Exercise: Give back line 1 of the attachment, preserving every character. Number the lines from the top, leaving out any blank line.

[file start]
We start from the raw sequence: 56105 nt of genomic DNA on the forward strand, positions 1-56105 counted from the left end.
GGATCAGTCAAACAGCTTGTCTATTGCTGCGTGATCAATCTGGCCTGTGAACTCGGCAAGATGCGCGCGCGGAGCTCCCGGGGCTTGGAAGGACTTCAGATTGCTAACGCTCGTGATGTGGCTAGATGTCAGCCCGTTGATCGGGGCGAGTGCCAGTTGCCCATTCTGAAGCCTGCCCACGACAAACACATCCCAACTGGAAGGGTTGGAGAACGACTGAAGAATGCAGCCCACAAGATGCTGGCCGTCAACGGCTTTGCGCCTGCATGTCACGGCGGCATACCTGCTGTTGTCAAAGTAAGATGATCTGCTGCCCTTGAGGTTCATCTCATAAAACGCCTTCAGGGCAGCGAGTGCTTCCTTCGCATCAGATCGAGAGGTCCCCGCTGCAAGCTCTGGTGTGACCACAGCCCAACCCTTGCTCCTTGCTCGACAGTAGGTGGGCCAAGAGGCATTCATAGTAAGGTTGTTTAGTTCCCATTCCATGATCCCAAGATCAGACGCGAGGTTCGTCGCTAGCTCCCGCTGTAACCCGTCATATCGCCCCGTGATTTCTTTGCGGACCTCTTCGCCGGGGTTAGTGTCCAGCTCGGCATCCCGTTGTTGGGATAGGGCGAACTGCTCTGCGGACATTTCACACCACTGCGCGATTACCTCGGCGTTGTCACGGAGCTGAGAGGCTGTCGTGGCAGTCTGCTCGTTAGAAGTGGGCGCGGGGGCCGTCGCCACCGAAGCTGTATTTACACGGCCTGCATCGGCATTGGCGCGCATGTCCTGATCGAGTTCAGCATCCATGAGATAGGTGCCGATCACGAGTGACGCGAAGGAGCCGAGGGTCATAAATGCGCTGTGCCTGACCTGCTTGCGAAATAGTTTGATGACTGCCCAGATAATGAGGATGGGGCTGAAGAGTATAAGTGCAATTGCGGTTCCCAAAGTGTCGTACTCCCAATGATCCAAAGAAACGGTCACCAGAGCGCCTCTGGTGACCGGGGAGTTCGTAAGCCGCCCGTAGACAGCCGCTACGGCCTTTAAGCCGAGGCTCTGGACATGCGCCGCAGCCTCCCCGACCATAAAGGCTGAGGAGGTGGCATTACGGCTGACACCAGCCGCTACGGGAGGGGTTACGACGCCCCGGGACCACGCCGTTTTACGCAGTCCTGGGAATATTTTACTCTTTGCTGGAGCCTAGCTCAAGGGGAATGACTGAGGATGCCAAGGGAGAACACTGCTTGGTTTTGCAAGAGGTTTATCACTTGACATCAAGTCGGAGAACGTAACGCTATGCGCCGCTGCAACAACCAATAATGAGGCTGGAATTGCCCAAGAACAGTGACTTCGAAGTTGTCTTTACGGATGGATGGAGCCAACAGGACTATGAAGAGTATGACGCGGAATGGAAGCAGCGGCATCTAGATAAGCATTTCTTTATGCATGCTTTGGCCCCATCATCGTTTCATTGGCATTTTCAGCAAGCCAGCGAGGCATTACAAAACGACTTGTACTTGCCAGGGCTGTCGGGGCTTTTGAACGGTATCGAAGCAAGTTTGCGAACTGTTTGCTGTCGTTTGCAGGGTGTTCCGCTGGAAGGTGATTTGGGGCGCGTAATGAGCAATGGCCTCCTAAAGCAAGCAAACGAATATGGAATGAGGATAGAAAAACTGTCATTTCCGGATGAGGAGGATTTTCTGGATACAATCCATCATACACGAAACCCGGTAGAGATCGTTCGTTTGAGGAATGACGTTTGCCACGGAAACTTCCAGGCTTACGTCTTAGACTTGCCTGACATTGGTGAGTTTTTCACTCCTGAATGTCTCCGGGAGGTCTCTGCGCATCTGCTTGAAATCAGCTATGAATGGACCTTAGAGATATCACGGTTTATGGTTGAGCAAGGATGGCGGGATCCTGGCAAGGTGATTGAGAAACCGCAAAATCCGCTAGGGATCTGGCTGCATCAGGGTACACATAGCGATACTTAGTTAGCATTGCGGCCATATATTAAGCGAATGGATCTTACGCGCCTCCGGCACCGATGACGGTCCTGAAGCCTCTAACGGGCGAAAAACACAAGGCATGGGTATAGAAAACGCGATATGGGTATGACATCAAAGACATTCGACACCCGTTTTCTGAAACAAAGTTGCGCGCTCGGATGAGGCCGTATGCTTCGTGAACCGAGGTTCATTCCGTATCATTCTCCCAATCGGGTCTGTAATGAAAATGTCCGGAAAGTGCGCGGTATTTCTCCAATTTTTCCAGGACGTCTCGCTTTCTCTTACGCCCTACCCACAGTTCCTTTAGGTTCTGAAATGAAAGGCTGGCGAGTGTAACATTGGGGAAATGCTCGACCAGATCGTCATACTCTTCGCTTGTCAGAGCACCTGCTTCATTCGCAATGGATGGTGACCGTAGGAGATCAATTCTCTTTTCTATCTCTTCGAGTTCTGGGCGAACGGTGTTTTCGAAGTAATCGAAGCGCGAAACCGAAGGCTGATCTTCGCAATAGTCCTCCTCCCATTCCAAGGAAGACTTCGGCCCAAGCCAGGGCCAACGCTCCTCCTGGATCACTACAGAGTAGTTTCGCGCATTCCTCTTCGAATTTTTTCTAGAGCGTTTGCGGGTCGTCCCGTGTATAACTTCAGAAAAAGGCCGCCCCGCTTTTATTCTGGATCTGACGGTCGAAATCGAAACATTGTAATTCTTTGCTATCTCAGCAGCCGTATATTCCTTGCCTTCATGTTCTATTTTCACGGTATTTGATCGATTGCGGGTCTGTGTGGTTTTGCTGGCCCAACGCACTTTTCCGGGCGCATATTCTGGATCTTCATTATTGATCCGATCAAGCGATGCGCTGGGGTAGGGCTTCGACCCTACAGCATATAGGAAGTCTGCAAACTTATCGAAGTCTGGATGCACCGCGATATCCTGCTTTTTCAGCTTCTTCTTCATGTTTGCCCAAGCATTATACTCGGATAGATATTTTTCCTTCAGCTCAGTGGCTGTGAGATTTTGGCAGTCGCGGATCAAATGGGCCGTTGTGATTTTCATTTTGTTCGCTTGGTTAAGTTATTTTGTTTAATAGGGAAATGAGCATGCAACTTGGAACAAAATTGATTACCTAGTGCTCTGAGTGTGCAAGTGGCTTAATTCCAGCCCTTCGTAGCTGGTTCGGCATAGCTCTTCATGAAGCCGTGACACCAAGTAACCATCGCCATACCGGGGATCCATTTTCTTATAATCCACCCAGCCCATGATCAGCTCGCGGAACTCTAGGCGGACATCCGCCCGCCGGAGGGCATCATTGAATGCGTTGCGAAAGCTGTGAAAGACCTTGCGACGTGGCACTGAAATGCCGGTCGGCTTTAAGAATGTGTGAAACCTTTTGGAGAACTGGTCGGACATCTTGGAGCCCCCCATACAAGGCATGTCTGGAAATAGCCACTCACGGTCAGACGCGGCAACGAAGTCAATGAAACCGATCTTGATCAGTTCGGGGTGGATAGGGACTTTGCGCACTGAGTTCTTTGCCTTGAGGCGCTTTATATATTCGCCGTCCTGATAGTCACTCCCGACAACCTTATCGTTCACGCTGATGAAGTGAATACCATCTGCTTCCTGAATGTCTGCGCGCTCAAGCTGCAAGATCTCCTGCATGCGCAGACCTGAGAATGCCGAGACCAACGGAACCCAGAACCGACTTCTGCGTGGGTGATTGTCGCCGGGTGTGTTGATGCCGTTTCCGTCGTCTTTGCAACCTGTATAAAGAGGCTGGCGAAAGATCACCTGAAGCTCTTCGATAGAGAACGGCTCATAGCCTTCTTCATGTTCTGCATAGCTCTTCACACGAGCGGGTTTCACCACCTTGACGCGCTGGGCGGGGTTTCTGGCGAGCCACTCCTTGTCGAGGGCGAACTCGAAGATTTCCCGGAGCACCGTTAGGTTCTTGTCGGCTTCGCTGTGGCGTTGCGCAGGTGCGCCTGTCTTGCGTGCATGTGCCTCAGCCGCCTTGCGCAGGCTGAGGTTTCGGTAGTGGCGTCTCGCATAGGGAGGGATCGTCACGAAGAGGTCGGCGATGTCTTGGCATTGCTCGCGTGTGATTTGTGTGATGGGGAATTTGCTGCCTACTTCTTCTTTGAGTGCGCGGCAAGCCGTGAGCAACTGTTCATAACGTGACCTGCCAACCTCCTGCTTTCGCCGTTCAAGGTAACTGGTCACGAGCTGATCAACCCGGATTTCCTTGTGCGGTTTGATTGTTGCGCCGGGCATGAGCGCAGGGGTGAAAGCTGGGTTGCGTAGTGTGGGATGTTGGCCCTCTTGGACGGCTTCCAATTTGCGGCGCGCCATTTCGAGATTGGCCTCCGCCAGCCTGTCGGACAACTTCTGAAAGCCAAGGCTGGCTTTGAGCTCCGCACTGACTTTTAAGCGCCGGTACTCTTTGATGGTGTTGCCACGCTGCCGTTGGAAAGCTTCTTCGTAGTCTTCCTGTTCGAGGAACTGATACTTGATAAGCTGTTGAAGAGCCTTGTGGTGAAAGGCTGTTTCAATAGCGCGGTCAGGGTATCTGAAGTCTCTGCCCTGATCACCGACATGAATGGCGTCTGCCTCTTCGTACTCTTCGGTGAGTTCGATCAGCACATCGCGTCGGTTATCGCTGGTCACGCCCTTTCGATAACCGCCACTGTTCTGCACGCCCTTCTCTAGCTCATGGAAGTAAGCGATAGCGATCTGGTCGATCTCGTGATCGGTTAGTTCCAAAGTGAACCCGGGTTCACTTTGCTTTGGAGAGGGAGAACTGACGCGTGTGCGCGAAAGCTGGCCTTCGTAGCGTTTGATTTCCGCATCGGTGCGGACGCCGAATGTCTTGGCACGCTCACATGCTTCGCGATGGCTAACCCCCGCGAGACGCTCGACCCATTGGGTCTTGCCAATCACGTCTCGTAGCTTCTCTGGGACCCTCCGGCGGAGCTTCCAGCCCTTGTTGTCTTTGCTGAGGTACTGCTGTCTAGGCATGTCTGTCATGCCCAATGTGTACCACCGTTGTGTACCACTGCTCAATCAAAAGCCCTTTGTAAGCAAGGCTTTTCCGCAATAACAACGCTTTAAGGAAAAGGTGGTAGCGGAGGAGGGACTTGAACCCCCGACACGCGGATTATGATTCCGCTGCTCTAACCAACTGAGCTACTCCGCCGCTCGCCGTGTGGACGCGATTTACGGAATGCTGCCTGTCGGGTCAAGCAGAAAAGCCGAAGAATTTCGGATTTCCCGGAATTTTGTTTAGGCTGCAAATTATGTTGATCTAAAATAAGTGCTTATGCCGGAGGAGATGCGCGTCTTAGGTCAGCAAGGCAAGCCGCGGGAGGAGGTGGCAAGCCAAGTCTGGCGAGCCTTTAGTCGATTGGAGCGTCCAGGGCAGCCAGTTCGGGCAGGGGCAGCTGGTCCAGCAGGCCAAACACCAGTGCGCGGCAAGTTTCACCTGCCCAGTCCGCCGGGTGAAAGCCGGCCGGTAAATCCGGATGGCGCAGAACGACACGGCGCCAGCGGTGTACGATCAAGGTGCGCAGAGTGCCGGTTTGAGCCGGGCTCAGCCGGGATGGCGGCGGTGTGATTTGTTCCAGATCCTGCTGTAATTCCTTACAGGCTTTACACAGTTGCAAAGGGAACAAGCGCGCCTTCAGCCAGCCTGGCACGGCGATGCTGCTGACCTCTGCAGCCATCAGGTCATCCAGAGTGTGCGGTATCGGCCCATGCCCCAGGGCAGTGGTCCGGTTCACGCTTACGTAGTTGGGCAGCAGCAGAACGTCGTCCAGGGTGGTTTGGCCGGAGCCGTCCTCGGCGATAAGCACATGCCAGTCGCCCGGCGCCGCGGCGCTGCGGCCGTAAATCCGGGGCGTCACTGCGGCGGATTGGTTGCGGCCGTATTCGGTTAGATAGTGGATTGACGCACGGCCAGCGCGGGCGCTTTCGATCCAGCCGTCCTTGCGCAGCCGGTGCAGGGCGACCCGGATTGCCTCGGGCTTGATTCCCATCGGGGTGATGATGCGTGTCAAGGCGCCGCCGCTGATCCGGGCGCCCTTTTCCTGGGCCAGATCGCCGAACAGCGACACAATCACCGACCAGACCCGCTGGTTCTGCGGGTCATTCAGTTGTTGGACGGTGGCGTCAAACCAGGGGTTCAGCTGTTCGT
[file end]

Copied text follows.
We start from the raw sequence: 56105 nt of genomic DNA on the forward strand, positions 1-56105 counted from the left end.